For the final clue, our class of Sherlock’s and Watson’s decided to retrace their steps and go over prior evidence. Doing this, they were able to draw the conclusion that, based on the location of her previous purchases, she lived in the St Helens area. This meant the list of names in the database could be narrowed down to one. 

Nikki Thomlinson was our perpetrator and she’d been caught red-handed.

It was time to call it in. But where was she? It was at this moment that PC Thomas received yet more important evidence- screenshots of a twitter account pretending to be Mrs. Atherton.

 Based on her tweets and a recent photo she had uploaded, the children were able to conclude that she was currently at Sherdley Park Golf Course. Our smoking gun. A classic case of identity fraud.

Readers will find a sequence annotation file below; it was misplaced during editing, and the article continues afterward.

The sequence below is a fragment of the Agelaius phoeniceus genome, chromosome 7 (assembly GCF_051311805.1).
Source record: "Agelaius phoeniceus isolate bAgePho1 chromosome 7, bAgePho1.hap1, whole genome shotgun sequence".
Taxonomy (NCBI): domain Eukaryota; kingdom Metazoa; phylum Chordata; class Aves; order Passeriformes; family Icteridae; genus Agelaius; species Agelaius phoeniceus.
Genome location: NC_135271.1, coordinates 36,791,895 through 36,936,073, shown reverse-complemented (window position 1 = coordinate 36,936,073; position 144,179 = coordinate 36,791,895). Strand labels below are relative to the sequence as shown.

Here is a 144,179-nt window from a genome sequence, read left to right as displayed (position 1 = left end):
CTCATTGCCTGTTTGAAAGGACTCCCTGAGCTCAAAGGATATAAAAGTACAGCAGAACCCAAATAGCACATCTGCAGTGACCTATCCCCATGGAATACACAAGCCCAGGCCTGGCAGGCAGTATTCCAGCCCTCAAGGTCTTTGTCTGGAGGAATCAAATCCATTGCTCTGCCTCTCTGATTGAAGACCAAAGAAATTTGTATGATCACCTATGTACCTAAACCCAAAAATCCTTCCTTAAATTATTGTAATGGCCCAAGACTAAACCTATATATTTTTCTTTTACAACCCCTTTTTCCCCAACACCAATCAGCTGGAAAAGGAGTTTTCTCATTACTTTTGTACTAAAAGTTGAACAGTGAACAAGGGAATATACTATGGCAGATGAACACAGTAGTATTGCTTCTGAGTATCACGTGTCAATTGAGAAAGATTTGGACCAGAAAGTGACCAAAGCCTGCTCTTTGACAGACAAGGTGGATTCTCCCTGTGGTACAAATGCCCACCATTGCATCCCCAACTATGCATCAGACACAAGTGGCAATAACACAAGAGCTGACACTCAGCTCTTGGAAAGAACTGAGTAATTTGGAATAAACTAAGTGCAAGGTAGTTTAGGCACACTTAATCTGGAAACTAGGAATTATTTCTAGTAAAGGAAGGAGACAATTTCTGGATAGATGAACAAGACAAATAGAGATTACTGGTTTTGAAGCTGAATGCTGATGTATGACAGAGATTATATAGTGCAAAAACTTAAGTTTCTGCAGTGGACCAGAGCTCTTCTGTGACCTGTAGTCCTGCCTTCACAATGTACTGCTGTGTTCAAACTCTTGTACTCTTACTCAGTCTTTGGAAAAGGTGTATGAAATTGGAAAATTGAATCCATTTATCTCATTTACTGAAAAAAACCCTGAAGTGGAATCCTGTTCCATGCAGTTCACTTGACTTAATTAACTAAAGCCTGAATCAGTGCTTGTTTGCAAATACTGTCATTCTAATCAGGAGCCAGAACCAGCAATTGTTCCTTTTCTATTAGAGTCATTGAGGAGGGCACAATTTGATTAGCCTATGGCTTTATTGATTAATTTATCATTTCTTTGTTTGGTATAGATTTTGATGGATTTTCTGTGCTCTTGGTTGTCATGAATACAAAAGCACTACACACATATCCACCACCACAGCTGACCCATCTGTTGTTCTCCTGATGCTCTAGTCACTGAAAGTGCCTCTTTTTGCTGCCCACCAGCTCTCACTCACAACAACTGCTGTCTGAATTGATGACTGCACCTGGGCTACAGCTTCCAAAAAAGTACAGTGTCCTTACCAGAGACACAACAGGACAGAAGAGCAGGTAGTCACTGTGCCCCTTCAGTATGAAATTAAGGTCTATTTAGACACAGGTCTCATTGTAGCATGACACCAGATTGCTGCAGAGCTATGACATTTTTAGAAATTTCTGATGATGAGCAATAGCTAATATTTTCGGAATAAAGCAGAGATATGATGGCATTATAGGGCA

We now had to submit this evidence to the station and wrap up this whole ordeal once and for all. 

PC Thomas, proud of her recruits, decided to allow one of them to do the honours and report it to Sergeant Gemma Sapp.

Another criminal was off our streets and it was all thanks to the wonderful Y6’s of Broad Oak Primary School. 

 

We could always use more ace investigators to help us with future workshop-related crimes. If you’re interested, feel free to contact us at [email protected] and we’ll see what we can offer.